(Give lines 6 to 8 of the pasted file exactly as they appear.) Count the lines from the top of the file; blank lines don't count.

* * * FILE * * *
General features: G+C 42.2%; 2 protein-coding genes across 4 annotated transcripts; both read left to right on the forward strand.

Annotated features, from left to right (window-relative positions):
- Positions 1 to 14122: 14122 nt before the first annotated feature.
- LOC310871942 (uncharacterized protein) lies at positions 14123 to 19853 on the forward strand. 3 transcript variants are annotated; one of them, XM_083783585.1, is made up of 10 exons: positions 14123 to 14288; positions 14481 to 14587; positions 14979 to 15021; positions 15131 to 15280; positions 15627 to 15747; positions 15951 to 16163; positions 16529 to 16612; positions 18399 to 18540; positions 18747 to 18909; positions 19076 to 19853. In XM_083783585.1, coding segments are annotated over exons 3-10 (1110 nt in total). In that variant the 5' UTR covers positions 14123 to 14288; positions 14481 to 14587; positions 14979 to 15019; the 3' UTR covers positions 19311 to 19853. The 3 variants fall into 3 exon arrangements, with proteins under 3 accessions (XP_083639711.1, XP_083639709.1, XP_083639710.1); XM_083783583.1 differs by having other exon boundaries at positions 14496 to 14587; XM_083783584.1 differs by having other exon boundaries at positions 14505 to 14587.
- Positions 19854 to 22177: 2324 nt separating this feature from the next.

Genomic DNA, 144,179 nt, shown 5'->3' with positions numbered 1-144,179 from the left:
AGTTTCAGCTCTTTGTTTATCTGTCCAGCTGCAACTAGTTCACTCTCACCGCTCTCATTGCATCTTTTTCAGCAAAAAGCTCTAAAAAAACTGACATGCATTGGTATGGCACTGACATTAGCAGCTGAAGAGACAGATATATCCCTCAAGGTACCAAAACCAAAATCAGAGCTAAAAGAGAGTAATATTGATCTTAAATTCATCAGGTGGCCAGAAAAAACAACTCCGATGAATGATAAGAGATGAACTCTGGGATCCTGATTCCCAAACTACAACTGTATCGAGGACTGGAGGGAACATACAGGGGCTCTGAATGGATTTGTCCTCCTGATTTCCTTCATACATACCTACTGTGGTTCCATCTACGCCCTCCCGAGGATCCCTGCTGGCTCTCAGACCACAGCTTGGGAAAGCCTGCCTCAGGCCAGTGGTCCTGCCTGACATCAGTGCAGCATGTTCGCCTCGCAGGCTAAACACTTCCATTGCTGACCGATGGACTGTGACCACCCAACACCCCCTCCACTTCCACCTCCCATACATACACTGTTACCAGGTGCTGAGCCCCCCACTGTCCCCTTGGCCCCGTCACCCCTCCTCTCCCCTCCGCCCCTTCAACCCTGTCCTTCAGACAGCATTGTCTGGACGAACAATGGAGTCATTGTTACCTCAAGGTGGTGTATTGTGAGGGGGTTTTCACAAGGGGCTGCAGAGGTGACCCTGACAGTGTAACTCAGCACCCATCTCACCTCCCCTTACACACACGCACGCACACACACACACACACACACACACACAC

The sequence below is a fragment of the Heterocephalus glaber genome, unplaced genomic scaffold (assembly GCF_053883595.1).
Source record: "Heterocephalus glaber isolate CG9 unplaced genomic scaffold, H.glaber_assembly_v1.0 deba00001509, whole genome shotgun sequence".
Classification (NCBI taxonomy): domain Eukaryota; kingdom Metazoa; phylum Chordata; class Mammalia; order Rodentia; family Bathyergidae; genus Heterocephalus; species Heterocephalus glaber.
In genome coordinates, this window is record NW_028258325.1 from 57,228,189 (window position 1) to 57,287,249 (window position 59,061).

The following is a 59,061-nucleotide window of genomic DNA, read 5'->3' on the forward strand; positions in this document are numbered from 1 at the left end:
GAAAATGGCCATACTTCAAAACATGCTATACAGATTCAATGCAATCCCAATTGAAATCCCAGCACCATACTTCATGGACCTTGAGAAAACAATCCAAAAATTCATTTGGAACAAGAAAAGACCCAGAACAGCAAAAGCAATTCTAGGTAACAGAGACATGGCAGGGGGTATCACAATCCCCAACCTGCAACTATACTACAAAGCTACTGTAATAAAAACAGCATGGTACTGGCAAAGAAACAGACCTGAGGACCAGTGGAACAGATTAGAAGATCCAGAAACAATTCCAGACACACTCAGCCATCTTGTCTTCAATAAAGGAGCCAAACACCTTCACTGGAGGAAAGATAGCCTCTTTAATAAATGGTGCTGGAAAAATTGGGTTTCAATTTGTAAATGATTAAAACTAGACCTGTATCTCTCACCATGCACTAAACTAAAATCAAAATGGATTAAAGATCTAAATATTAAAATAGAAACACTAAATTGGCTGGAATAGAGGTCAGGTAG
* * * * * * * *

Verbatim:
Genomic DNA, 144,179 nt, shown 5'->3' with positions numbered 1-144,179 from the left:
AGTTTCAGCTCTTTGTTTATCTGTCCAGCTGCAACTAGTTCACTCTCACCGCTCTCATTGCATCTTTTTCAGCAAAAAGCTCTAAAAAAACTGACATGCATTGGTATGGCACTGACATTAGCAGCTGAAGAGACAGATATATCCCTCAAGGTACCAAAACCAAAATCAGAGCTAAAAGAGAGTAATATTGATCTTAAATTCATCAGGTGGCCAGAAAAAACAACTCCGATGAATGATAAGAGATGAACTCTGGGATCCTGATTCCCAAACTACAACTGTATCGAGGACTGGAGGGAACATACAGGGGCTCTGAATGGATTTGTCCTCCTGATTTCCTTCATACATACCTACTGTGGTTCCATCTACGCCCTCCCGAGGATCCCTGCTGGCTCTCAGACCACAGCTTGGGAAAGCCTGCCTCAGGCCAGTGGTCCTGCCTGACATCAGTGCAGCATGTTCGCCTCGCAGGCTAAACACTTCCATTGCTGACCGATGGACTGTGACCACCCAACACCCCCTCCACTTCCACCTCCCATACATACACTGTTACCAGGTGCTGAGCCCCCCACTGTCCCCTTGGCCCCGTCACCCCTCCTCTCCCCTCCGCCCCTTCAACCCTGTCCTTCAGACAGCATTGTCTGGACGAACAATGGAGTCATTGTTACCTCAAGGTGGTGTATTGTGAGGGGGTTTTCACAAGGGGCTGCAGAGGTGACCCTGACAGTGTAACTCAGCACCCATCTCACCTCCCCTTACACACACGCACGCACACACACACACACACACACACACACAC

The sequence below is a fragment of the Heterocephalus glaber genome, unplaced genomic scaffold (assembly GCF_053883595.1).